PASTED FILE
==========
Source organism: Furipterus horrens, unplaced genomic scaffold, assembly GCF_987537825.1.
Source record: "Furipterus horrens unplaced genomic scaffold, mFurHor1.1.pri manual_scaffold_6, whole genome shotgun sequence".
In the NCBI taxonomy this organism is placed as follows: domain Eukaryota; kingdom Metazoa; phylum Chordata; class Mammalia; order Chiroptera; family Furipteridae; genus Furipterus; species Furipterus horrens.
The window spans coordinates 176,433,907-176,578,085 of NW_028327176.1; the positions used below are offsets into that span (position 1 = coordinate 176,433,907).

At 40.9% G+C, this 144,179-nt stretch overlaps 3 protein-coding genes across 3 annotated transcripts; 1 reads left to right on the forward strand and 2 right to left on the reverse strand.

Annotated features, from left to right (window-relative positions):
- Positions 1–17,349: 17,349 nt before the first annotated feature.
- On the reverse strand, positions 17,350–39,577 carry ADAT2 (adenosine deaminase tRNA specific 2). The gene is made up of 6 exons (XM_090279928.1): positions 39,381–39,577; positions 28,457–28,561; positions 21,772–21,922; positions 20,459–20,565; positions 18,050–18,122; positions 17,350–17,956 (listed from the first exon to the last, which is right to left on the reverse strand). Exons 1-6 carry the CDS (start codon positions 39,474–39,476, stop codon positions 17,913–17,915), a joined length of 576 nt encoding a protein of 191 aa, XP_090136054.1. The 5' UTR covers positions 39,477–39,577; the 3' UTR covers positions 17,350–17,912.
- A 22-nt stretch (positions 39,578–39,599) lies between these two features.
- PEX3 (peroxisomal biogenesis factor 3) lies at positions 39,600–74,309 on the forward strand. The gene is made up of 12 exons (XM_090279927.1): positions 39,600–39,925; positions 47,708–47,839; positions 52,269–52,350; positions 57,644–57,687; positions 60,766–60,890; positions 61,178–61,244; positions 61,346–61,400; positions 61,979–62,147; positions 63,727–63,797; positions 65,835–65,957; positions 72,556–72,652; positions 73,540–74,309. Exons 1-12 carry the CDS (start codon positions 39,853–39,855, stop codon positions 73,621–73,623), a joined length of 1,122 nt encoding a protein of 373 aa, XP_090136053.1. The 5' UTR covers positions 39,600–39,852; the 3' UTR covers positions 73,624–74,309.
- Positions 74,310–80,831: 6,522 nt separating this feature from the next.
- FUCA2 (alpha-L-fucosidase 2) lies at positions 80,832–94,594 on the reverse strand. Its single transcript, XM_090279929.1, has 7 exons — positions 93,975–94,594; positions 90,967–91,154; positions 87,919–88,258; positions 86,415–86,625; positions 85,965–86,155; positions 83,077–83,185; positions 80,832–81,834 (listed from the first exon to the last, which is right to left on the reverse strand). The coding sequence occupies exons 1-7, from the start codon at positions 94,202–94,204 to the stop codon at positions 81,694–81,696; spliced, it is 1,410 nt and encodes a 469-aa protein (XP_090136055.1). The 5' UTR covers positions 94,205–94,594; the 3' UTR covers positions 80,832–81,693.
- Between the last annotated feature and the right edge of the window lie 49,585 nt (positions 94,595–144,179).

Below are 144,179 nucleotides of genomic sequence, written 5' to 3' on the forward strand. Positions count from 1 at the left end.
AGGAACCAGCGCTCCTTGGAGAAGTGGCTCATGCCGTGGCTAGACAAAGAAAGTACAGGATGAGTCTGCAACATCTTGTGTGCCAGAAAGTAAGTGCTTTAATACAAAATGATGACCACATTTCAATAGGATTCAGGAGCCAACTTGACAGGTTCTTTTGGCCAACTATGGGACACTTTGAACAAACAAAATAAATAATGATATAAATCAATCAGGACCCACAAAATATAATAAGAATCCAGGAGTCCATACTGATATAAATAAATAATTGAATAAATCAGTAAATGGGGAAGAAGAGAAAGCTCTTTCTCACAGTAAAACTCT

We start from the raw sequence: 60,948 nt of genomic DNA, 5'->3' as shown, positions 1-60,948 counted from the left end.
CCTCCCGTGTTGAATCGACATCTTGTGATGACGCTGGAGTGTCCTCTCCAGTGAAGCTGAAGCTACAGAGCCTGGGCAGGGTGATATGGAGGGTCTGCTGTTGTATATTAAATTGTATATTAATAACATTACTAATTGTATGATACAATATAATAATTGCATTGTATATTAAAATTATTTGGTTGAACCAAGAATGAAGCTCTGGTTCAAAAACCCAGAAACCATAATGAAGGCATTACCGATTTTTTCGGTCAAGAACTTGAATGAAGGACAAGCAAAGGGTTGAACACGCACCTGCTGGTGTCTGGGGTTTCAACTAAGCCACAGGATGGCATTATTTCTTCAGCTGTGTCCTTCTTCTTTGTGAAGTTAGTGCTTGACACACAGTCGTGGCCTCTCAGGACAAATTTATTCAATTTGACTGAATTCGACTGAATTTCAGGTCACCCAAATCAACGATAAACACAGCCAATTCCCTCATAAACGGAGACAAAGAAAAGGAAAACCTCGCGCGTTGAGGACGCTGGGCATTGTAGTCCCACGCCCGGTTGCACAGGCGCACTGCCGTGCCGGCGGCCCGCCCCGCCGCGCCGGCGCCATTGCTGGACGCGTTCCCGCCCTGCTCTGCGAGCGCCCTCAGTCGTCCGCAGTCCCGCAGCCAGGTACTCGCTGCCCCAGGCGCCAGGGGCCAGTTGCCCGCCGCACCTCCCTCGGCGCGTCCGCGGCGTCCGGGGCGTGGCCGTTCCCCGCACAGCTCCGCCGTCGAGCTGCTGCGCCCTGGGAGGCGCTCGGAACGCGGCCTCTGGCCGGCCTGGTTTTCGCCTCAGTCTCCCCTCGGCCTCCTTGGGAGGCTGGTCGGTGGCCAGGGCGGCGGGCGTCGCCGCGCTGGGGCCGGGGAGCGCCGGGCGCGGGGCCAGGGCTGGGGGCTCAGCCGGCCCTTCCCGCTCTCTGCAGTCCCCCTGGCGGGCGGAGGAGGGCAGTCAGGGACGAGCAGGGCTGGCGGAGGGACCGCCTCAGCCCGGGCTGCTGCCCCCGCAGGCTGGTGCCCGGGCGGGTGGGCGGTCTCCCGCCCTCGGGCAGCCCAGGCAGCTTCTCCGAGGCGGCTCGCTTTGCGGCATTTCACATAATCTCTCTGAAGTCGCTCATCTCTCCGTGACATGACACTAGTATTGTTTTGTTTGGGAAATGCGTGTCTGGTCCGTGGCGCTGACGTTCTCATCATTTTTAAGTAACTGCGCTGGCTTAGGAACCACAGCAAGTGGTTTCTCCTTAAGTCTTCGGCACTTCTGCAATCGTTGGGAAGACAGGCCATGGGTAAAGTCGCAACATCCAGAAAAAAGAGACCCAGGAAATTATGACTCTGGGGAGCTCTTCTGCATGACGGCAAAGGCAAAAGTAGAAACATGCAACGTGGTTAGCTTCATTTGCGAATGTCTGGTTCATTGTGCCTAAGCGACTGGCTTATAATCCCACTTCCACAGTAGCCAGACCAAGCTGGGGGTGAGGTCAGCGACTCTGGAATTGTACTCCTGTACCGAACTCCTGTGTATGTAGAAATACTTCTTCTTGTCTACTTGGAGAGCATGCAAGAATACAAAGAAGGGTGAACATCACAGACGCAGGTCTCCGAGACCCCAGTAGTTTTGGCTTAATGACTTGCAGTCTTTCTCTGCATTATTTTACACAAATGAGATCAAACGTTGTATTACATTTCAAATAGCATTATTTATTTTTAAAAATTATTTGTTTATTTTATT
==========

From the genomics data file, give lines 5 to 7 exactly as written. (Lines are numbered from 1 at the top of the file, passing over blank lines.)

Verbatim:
At 40.9% G+C, this 144,179-nt stretch overlaps 3 protein-coding genes across 3 annotated transcripts; 1 reads left to right on the forward strand and 2 right to left on the reverse strand.

Annotated features, from left to right (window-relative positions):
- Positions 1–17,349: 17,349 nt before the first annotated feature.